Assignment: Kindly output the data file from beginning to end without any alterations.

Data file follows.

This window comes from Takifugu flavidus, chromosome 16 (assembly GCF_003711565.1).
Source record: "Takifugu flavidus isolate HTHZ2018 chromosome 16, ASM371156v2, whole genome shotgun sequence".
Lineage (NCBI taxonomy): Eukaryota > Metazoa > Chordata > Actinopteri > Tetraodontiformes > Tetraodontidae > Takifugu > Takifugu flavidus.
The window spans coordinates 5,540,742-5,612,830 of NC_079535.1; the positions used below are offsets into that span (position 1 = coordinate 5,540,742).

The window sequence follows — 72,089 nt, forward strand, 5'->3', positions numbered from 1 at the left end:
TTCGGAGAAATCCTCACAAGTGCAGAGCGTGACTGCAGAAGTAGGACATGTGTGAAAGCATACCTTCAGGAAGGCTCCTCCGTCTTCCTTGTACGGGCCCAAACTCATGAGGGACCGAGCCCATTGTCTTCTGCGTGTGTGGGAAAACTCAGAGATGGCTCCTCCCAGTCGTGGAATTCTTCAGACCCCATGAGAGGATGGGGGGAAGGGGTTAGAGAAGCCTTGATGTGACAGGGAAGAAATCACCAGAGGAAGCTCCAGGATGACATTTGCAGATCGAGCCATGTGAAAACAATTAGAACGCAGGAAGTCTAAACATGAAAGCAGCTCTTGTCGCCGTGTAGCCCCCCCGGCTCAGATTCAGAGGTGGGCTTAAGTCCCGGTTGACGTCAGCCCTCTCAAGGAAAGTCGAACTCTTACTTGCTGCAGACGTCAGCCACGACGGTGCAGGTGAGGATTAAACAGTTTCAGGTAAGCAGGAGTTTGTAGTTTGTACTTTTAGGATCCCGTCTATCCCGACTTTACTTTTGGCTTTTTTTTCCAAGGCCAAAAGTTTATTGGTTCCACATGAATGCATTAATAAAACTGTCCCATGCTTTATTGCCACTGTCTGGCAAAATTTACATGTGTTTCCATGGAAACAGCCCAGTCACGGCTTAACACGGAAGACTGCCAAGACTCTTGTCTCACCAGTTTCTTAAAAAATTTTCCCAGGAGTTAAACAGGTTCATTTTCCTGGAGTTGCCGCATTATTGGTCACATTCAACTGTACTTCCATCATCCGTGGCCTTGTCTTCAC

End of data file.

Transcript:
This window comes from Takifugu flavidus, chromosome 16 (assembly GCF_003711565.1).
Source record: "Takifugu flavidus isolate HTHZ2018 chromosome 16, ASM371156v2, whole genome shotgun sequence".
Lineage (NCBI taxonomy): Eukaryota > Metazoa > Chordata > Actinopteri > Tetraodontiformes > Tetraodontidae > Takifugu > Takifugu flavidus.
The window spans coordinates 5,540,742-5,612,830 of NC_079535.1; the positions used below are offsets into that span (position 1 = coordinate 5,540,742).

The window sequence follows — 72,089 nt, forward strand, 5'->3', positions numbered from 1 at the left end:
TTCGGAGAAATCCTCACAAGTGCAGAGCGTGACTGCAGAAGTAGGACATGTGTGAAAGCATACCTTCAGGAAGGCTCCTCCGTCTTCCTTGTACGGGCCCAAACTCATGAGGGACCGAGCCCATTGTCTTCTGCGTGTGTGGGAAAACTCAGAGATGGCTCCTCCCAGTCGTGGAATTCTTCAGACCCCATGAGAGGATGGGGGGAAGGGGTTAGAGAAGCCTTGATGTGACAGGGAAGAAATCACCAGAGGAAGCTCCAGGATGACATTTGCAGATCGAGCCATGTGAAAACAATTAGAACGCAGGAAGTCTAAACATGAAAGCAGCTCTTGTCGCCGTGTAGCCCCCCCGGCTCAGATTCAGAGGTGGGCTTAAGTCCCGGTTGACGTCAGCCCTCTCAAGGAAAGTCGAACTCTTACTTGCTGCAGACGTCAGCCACGACGGTGCAGGTGAGGATTAAACAGTTTCAGGTAAGCAGGAGTTTGTAGTTTGTACTTTTAGGATCCCGTCTATCCCGACTTTACTTTTGGCTTTTTTTTCCAAGGCCAAAAGTTTATTGGTTCCACATGAATGCATTAATAAAACTGTCCCATGCTTTATTGCCACTGTCTGGCAAAATTTACATGTGTTTCCATGGAAACAGCCCAGTCACGGCTTAACACGGAAGACTGCCAAGACTCTTGTCTCACCAGTTTCTTAAAAAATTTTCCCAGGAGTTAAACAGGTTCATTTTCCTGGAGTTGCCGCATTATTGGTCACATTCAACTGTACTTCCATCATCCGTGGCCTTGTCTTCAC